mostly woollen, in the stall, and in a great measure knitted by hand. These coverings 
for the feet, strong, elastic, firm of fabric, yet fleecy and warm, are capitally, adapted for 
hard pedestrian work upon the mountain side, preventing the skin from being chafed, 
and absorbing and removing the perspiration from the limb. The hose, according to 
old use and wont, are always manufactured on a pattern larger and simpler than 
ordinary tartans, but, of course, harmonizing with the general colour of the dress which 
they are intended to complete. 

Some interesting specimens of the old brogue were shown. The wondrous peculiarity 
to an English eye in the highland school of shoe-making, is that the upper leathers are 
pierced with rows and arches of holes arranged in fanciful combinations, and interspersed 
with little scolloped and jagged edges of leather, designed to ornament the shoe. " Well 
now, if I ever saw the like of that — making holes in their shoes to let the wet come 
through ! they must never be without colds in the head," was the purport of a not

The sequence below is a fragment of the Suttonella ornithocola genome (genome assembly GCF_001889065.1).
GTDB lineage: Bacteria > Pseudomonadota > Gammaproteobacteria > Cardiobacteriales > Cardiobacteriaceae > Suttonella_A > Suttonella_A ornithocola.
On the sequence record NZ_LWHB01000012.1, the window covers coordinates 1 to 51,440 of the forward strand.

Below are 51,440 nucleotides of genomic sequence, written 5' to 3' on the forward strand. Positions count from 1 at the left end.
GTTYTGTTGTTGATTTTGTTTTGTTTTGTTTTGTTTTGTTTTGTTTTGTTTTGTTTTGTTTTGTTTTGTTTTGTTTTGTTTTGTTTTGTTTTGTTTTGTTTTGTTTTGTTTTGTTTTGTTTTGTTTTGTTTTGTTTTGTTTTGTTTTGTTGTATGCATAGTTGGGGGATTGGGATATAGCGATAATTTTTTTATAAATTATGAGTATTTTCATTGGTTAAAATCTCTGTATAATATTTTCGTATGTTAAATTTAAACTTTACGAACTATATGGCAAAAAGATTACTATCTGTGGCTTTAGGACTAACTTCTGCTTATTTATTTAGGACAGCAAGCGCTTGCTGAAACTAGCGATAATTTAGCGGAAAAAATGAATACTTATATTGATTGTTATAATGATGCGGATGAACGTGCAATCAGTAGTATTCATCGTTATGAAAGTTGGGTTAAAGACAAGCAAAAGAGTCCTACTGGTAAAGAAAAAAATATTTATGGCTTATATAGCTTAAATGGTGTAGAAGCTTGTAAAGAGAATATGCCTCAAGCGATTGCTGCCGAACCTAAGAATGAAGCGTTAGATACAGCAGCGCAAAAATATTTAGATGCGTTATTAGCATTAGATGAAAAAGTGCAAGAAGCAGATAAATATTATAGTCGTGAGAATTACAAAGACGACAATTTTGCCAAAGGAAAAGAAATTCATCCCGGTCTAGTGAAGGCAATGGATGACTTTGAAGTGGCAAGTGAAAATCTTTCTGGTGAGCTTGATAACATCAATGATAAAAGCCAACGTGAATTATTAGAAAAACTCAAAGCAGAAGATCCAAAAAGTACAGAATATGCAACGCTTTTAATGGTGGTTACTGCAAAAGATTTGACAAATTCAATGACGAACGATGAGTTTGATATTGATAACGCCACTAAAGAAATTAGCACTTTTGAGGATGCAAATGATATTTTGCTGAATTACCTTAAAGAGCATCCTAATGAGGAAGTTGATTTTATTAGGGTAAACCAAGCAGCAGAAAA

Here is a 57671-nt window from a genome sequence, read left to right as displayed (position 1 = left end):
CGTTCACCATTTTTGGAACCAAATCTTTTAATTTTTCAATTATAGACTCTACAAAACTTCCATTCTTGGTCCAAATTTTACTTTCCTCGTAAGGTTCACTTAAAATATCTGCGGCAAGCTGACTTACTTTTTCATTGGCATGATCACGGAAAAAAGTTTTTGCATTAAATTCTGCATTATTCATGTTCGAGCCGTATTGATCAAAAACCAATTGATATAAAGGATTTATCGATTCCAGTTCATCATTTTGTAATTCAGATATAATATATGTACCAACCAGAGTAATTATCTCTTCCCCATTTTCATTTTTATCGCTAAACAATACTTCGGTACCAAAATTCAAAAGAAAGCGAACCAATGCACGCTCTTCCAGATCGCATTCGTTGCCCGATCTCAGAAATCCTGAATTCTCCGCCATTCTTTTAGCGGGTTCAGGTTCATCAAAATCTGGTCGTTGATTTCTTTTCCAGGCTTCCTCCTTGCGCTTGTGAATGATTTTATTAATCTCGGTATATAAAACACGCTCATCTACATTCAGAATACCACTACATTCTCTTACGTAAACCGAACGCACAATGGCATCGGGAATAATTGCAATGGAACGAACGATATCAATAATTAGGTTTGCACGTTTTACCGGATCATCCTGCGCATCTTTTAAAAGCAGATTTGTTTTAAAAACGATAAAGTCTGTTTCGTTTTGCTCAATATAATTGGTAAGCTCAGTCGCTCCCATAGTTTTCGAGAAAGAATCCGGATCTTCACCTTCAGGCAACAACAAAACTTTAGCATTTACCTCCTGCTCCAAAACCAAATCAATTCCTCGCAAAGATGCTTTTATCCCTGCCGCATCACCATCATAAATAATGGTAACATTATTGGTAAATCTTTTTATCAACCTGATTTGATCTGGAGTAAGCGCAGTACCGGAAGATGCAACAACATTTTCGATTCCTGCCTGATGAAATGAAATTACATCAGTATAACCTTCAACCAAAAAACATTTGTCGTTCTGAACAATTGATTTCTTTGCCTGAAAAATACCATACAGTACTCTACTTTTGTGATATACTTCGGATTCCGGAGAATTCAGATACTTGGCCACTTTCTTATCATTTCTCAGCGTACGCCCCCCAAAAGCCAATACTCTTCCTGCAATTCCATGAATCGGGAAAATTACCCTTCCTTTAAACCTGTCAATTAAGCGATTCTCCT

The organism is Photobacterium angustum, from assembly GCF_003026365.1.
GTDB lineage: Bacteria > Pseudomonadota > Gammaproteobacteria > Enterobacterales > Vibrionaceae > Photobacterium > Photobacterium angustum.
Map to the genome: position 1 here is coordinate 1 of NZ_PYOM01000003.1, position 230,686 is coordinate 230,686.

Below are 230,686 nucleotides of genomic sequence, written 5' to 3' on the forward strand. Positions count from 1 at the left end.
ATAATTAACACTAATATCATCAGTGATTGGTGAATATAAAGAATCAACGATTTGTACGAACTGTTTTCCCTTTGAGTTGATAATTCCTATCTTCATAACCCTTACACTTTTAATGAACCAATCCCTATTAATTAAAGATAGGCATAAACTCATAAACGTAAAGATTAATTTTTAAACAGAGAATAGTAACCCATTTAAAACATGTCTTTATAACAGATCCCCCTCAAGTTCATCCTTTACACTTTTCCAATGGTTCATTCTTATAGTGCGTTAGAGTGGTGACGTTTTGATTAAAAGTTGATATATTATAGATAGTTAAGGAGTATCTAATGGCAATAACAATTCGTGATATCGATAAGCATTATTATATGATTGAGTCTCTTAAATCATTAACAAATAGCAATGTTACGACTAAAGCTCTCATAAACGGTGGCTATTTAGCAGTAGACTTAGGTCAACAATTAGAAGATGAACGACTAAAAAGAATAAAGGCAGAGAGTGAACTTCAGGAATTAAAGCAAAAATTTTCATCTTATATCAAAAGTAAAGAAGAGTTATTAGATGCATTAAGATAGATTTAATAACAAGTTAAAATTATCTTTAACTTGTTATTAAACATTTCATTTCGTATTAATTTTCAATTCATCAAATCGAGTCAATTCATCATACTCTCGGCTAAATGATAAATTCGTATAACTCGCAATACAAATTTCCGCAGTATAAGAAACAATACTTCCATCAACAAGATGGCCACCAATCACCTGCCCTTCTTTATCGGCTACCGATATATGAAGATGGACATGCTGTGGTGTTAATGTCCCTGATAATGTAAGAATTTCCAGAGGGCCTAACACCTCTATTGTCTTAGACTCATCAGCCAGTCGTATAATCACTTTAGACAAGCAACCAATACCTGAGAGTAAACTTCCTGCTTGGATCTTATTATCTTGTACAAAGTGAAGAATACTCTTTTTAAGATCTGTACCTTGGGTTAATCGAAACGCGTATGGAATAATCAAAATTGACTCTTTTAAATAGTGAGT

unnatural remark we heard made, in different words, more than once while examining 
Mr. Macdougall's stall. But the speaker was not aware that wet feet is a bugbear 
unknown in the highlands. Shoes without holes may do capitally well for the pave or 
the turnpike, but transfer the scene of operations to a mossy hill-side or a wild ravine, 
down which scores of tiny brooks come foaming to join the torrent at the bottom, and 
the wearer will shortly find that no holes are no protection against the water getting in, 
but a great hindrance to its getting out, and so will go hobbling along with an uncom-